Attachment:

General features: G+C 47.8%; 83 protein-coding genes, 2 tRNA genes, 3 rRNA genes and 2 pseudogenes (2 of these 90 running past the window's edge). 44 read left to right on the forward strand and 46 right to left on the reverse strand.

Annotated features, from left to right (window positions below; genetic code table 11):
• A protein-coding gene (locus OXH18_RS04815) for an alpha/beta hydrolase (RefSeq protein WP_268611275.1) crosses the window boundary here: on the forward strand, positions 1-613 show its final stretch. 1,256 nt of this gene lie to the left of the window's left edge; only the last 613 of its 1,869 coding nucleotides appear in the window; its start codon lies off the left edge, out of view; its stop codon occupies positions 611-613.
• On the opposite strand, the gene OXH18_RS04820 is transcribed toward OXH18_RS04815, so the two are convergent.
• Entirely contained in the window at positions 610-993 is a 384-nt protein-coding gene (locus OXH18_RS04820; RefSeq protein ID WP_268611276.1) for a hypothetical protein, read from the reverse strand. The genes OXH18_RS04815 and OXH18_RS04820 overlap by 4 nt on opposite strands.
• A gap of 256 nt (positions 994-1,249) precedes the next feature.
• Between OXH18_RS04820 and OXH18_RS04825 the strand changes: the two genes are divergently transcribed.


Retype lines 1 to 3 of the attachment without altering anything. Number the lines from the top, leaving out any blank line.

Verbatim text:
General features: G+C 47.8%; 83 protein-coding genes, 2 tRNA genes, 3 rRNA genes and 2 pseudogenes (2 of these 90 running past the window's edge). 44 read left to right on the forward strand and 46 right to left on the reverse strand.

Annotated features, from left to right (window positions below; genetic code table 11):
• A protein-coding gene (locus OXH18_RS04815) for an alpha/beta hydrolase (RefSeq protein WP_268611275.1) crosses the window boundary here: on the forward strand, positions 1-613 show its final stretch. 1,256 nt of this gene lie to the left of the window's left edge; only the last 613 of its 1,869 coding nucleotides appear in the window; its start codon lies off the left edge, out of view; its stop codon occupies positions 611-613.